The secret fashion hacks to get you through events season looking immaculate

The Duchess of Cambridge knows a thing or two about events dressing
The Duchess of Cambridge knows a thing or two about events dressing Credit: PA

The shops are full of fascinators carefully placed next to floral printed dresses. Your next “free” weekend is September. You’ve googled “best control pants”, stocked up on blister plasters and Thursday evenings are now spent carefully applying fake tan. Yep, events season is officially here. From weddings to the races, casual barbeques to grand garden parties, the next three months are set to be one soirée and sore head after the other.

And whilst you may have spent hours carefully honing your outfit, it doesn’t mean it’s going to be completely stress free. A stuck zip. A boisterous toast that spills red wine on your top. Or a welcoming hug that ends up leaving make-up on your collar. Yep, these are all pesky accidents just waiting to happen. But they don’t have to ruin your day.

Read on for the time-saving fashion hacks you need to know...

Creased clothing

  • Three members of the fashion team swear that this travel steamer from Morplan is the best on the market. However, it’s facing some stiff competition with Steamery’s latest version. Dubbed the Cirrus No.2 it weighs only 0.58kg,  takes 25 seconds to heat up plus it’s mint hue is very Instagrammable. Words I never thought I'd be writing about a clothes steamer.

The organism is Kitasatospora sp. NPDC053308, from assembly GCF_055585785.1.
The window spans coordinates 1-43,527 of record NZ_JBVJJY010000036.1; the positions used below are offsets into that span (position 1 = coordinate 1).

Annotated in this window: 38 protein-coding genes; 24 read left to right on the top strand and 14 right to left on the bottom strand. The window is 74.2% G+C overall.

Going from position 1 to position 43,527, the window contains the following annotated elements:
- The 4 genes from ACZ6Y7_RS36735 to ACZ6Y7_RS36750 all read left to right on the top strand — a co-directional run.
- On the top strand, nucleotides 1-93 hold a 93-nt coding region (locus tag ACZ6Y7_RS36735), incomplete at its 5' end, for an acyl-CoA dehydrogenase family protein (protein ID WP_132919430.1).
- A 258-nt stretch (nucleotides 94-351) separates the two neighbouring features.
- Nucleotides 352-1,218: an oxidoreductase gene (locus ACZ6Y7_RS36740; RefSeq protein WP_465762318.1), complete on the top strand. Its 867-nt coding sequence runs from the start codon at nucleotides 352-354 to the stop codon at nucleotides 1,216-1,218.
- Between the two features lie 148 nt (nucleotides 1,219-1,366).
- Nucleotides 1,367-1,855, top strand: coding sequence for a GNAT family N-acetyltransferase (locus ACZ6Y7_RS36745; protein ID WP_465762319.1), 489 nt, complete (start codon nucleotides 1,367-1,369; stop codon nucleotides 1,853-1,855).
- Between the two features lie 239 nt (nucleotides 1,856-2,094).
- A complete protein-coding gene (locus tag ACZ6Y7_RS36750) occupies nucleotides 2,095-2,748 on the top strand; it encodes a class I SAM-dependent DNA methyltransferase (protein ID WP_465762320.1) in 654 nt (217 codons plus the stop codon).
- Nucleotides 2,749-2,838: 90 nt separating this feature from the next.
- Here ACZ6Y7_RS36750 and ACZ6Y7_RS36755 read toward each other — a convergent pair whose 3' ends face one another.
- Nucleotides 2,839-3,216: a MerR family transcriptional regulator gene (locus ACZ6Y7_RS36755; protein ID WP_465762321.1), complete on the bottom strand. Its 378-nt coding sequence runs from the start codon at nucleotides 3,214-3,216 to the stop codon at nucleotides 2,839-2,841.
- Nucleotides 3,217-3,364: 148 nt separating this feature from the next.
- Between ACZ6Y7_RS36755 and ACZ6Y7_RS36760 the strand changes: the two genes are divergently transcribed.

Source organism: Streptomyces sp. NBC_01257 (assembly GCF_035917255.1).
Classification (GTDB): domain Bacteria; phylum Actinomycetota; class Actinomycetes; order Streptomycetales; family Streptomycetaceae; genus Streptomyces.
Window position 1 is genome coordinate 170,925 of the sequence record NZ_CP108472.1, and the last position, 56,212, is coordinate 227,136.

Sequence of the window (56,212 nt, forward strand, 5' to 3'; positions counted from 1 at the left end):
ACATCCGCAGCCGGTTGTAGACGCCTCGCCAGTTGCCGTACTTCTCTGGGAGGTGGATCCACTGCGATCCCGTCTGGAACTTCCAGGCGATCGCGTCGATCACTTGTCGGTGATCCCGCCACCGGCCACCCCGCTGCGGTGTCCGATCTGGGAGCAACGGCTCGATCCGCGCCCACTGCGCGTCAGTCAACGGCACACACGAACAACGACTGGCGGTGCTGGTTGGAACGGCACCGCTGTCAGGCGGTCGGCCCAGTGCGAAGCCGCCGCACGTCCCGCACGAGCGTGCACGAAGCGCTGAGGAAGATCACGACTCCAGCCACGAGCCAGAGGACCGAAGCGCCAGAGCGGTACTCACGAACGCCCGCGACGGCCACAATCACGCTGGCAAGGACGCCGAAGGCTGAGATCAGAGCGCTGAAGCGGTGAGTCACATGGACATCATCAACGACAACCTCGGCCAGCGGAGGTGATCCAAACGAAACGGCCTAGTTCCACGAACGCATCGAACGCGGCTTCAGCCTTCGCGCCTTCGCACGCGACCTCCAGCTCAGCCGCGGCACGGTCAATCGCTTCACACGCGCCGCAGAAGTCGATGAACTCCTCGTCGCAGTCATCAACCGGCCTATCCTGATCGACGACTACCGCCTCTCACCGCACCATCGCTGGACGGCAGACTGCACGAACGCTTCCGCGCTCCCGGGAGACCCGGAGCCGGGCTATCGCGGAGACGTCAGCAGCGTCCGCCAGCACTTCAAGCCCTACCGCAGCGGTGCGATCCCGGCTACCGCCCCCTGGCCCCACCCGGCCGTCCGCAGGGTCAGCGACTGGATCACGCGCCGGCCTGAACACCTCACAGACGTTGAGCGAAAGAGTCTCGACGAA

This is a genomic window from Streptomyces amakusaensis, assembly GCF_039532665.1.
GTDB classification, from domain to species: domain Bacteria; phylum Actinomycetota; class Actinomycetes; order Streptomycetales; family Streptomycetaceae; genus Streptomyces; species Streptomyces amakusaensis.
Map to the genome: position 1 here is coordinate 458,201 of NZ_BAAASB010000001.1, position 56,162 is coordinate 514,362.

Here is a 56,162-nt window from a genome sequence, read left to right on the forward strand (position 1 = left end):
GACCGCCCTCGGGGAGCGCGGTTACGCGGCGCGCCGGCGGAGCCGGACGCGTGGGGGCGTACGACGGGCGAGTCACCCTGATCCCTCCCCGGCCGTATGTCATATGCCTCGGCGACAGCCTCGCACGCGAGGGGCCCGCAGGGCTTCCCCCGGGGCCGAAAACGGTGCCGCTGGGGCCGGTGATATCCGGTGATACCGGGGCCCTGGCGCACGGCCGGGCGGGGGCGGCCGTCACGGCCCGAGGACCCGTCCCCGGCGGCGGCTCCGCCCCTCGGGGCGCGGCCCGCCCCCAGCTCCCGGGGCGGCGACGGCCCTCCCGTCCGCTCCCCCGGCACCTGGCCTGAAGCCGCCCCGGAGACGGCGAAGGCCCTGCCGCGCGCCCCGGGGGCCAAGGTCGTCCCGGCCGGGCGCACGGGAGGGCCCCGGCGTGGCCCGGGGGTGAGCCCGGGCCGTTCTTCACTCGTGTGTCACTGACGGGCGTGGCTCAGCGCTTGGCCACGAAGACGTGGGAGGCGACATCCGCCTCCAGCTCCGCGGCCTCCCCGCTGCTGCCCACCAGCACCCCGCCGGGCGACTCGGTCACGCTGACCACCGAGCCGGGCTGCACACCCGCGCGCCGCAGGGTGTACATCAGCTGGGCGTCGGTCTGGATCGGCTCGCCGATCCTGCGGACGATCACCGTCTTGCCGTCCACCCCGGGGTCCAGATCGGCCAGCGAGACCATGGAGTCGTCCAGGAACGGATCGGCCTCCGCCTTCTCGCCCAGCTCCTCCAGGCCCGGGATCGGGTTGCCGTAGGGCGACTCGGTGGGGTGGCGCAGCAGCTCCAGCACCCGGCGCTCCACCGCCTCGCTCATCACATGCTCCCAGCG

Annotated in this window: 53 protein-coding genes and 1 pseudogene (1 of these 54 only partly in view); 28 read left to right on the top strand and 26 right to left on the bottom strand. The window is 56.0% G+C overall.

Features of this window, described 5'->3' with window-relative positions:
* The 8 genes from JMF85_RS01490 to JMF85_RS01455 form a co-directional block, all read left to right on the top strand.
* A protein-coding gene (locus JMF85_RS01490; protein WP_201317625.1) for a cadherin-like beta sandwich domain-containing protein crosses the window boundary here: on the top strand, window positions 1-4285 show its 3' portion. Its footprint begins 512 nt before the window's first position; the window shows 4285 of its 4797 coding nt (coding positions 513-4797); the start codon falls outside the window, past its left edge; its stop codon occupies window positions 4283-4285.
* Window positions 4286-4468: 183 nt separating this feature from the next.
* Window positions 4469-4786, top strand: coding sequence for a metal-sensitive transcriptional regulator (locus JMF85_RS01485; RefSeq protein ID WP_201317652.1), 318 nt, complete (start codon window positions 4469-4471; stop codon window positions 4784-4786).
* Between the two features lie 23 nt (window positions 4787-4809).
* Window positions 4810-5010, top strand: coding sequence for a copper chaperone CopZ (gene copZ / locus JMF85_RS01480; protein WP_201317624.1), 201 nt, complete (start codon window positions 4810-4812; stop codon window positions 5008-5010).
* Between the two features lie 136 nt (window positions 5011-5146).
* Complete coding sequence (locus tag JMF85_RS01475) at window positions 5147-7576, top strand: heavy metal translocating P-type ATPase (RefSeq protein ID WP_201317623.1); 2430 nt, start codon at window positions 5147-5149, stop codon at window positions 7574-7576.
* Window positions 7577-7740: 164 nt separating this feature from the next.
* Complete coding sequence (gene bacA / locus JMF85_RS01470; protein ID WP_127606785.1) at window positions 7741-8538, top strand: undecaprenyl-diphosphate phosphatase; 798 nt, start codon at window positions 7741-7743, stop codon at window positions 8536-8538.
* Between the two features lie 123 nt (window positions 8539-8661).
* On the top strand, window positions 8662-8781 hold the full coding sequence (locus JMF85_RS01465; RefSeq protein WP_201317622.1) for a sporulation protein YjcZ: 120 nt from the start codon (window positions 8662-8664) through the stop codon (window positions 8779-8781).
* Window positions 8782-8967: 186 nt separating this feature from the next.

• For smaller areas such as a collar or a crumpled hair ribbon, try a hair straightener to remove creases. 

If your shoes are too tight

  • If you have 12 hours before you have to wear them, fill two zip lock sandwich bags halfway with water and place into the shoes. The water will freeze and expand over night forcing them to stretch.
  • A metal spoon can be used to mimic the action of your foot, making those pesky tight spots a little looser. Simply use the back of it to work and rub into areas such as heel or around toe straps to soften.
  • For leather shoes, put on the thickest socks in your wardrobe and place your feet inside the shoes. Then use a hairdryer to focus on the tightest areas, flexing your feet as you do so to gently soften the leather.